Though Edwin and Sarah Gould essentially severed their ties to Jekyll after the death of their oldest son, Frank Miller Gould had fond memories of past winters spent on the island and commissioned architect Mogens Tvede to construct this cottage, among the last built during the club era. He named it for his daughter Marianne.
Villa Marianna was one of the first large-scale renovations in Jekyll Island’s National Historic Landmark district and once housed the offices of the Jekyll Island Authority.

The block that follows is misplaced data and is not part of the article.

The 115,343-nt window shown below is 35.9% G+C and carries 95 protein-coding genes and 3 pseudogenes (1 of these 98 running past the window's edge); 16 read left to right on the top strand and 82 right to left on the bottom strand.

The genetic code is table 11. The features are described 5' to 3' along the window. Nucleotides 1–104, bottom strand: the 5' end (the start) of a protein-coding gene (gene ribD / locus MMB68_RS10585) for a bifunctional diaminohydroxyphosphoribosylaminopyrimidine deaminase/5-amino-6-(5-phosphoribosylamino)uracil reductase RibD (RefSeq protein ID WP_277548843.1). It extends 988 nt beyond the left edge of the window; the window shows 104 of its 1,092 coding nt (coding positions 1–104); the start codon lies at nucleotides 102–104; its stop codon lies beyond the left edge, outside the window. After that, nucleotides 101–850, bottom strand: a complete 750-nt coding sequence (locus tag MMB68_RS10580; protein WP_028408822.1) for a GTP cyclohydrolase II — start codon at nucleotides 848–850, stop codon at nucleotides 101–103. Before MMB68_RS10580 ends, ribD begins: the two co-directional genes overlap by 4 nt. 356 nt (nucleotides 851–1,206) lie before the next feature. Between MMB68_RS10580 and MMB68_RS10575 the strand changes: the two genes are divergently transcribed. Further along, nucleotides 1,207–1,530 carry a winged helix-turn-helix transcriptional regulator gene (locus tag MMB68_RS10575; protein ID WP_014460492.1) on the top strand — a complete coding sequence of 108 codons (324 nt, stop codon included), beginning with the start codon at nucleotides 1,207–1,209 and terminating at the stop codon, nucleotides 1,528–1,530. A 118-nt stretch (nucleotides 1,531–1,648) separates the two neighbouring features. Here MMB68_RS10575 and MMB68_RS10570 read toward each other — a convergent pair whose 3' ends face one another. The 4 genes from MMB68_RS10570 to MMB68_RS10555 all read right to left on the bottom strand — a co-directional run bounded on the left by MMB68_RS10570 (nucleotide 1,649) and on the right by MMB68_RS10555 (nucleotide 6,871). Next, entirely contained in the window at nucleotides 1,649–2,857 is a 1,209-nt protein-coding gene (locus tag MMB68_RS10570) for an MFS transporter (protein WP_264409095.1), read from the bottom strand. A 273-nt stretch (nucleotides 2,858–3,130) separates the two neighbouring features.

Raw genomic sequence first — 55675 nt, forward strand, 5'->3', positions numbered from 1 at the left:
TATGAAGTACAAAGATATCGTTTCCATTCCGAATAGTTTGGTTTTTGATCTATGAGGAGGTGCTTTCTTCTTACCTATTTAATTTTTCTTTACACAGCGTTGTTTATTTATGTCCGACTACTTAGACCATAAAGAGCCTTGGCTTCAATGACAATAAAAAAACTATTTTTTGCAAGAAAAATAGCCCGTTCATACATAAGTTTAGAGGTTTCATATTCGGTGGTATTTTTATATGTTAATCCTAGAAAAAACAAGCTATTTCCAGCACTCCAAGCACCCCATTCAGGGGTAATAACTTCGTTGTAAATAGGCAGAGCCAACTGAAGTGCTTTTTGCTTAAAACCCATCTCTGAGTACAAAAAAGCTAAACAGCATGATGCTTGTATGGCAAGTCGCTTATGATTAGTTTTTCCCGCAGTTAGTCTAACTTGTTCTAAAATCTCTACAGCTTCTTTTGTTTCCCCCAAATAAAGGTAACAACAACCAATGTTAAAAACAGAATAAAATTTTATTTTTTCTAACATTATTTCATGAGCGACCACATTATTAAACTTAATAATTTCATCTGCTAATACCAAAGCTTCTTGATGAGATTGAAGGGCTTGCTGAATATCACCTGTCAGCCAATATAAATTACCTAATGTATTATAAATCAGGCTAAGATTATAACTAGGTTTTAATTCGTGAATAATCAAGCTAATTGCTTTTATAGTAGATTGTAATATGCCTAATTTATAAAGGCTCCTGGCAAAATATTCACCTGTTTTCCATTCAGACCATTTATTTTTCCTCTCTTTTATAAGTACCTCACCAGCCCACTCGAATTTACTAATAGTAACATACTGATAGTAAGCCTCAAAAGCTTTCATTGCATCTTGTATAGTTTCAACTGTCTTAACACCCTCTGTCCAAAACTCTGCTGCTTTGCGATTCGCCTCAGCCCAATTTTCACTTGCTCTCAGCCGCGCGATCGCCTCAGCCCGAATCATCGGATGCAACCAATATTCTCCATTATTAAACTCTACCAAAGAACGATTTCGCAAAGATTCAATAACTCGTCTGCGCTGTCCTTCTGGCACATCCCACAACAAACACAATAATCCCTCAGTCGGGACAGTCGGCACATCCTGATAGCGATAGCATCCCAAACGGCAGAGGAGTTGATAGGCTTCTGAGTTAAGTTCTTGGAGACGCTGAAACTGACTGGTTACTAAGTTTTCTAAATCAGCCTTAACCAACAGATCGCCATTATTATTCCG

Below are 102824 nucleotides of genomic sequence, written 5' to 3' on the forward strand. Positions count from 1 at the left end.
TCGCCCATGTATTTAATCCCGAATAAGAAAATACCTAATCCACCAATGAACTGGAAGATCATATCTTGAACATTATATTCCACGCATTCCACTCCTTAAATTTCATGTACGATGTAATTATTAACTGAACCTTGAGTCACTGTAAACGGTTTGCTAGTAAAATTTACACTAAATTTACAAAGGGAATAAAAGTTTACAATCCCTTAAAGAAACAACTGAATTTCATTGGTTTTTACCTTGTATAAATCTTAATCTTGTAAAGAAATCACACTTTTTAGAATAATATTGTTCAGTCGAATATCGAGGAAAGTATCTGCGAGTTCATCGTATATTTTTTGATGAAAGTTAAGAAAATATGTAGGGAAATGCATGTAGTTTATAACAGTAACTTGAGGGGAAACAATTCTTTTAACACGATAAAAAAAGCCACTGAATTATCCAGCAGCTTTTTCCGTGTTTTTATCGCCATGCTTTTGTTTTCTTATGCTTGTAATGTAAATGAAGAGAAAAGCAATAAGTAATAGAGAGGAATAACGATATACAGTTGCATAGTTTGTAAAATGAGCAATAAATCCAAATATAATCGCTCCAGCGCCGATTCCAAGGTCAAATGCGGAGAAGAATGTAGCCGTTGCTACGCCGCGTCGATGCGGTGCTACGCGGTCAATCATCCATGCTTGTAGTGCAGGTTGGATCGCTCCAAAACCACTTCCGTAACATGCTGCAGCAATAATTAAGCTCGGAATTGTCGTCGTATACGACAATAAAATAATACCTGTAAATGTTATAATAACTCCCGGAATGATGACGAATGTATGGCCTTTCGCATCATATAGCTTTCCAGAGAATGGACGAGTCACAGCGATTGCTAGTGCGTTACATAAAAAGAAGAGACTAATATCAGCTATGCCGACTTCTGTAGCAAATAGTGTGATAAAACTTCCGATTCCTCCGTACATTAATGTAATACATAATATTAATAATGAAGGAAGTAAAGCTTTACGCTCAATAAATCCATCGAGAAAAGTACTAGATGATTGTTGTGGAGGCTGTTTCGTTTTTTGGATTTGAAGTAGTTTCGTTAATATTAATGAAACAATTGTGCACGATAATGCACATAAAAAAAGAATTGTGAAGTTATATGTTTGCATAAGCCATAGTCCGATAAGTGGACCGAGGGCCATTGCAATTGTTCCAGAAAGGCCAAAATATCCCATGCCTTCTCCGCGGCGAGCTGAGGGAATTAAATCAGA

The courtyard at Villa Marianna is its most inviting feature and is a great spot for quiet reflection.
As the nameplate suggests, the house was completed in 1928, though the official marker outside the house dates it to 1929. Gould didn’t move in until 1929, but according to The Jekyll Island Club:Southern Haven for America’s Millionaires (William Barton McCash & June Hall McCash, Athens, UGA Press, 1989), the standard reference on the Jekyll Island Club, the home was “essentially complete” by October 1928.
Jekyll Island National Historic Landmark